I'd strongly consider going to Middlebury for Russian.  They have plenty of financial aid so the cost of attending should not be such a burden.  It's a beautiful campus with very, very intense program (Russian 24/7).  You'll learn far more Russian there in 8 weeks than you would in St. Petersburg in 4 months.

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6 hours ago, Sigaba said:

If you have a "very good relationship" with Professor Malikov and have discussed graduate school with professors you know in person, what is the purpose of asking strangers for their opinions? Are you saying that you don't trust Professor Malikov?

Hi Sigaba, 

By no means do I not trust Doctor Malikov. I trust him him greatly. Yet I want more than just one opinion on grad school. In addition to talking to Doctor Malikov, I have also sought advice from Doctor Harper, and I will soon go to Doctor Hendley. I want as many opinions as possible. I posted on this site to see what people would say. You might think it fruitless to post here, but I'm just trying to get as many opinions as possible. I didn't intend for my post to appear as if I didn't trust the faculty I work and study under. I hope that clears up why I posted here.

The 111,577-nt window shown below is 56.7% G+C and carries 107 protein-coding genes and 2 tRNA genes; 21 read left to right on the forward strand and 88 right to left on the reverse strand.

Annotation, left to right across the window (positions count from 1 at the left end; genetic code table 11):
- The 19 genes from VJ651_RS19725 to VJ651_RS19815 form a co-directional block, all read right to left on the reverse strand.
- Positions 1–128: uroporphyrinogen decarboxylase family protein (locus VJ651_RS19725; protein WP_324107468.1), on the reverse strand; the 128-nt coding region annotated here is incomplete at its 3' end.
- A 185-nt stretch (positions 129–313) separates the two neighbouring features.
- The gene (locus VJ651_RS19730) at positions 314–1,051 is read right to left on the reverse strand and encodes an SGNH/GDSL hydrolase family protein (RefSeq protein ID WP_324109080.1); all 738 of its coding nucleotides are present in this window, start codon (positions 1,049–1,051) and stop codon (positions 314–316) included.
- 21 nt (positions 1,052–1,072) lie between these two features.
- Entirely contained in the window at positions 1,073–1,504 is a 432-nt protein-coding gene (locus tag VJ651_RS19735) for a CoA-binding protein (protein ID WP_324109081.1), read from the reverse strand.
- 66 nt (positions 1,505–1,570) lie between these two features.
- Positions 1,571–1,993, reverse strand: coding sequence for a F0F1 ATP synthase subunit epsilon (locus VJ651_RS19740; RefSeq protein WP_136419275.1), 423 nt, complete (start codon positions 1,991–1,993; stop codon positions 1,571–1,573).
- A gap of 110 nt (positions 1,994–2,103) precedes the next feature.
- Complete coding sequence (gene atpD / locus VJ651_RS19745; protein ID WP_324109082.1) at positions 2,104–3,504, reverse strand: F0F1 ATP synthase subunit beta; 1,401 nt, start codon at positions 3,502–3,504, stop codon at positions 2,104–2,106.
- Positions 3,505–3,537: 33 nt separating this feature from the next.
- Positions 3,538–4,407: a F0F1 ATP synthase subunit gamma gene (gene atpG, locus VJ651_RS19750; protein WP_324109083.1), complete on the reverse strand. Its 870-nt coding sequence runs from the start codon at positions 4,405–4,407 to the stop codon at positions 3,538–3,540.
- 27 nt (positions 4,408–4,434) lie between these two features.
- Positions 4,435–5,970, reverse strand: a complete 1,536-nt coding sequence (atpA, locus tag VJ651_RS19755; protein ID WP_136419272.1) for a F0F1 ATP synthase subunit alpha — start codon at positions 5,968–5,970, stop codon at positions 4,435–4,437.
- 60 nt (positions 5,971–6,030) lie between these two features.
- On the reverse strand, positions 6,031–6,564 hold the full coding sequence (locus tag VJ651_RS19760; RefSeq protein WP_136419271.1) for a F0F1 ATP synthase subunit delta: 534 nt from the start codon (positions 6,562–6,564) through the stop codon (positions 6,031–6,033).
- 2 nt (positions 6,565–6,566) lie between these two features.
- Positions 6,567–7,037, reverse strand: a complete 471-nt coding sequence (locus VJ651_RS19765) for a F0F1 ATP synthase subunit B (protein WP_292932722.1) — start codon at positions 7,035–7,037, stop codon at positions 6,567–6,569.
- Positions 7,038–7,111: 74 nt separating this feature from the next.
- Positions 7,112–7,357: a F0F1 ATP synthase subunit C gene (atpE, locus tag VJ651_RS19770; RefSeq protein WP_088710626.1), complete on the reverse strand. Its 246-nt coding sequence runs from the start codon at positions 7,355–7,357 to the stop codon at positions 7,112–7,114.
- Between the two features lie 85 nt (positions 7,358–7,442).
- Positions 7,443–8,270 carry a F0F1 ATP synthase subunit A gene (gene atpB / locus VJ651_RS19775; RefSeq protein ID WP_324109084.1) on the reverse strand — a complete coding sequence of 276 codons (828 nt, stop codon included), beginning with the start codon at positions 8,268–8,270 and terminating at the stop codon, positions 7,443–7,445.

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Oh my god I love @Sigaba. He's so ruthless.

OP, read the damned site. There's 10 years' worth of application discussions here. You'll get more from conducting your own reading and forming your own opinions based on what discussions prior users have had than you will from posting naive questions and relying on whoever answers. I've started to dislike people directing OPs to the search bar, especially in pompous form, but for a budding scholar (or adult), it really is useful to develop the instinct to first attempt to resolve your problems independently rather than immediately asking for help.

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4 hours ago, ExponentialDecay said:

Oh my god I love @Sigaba. He's so ruthless.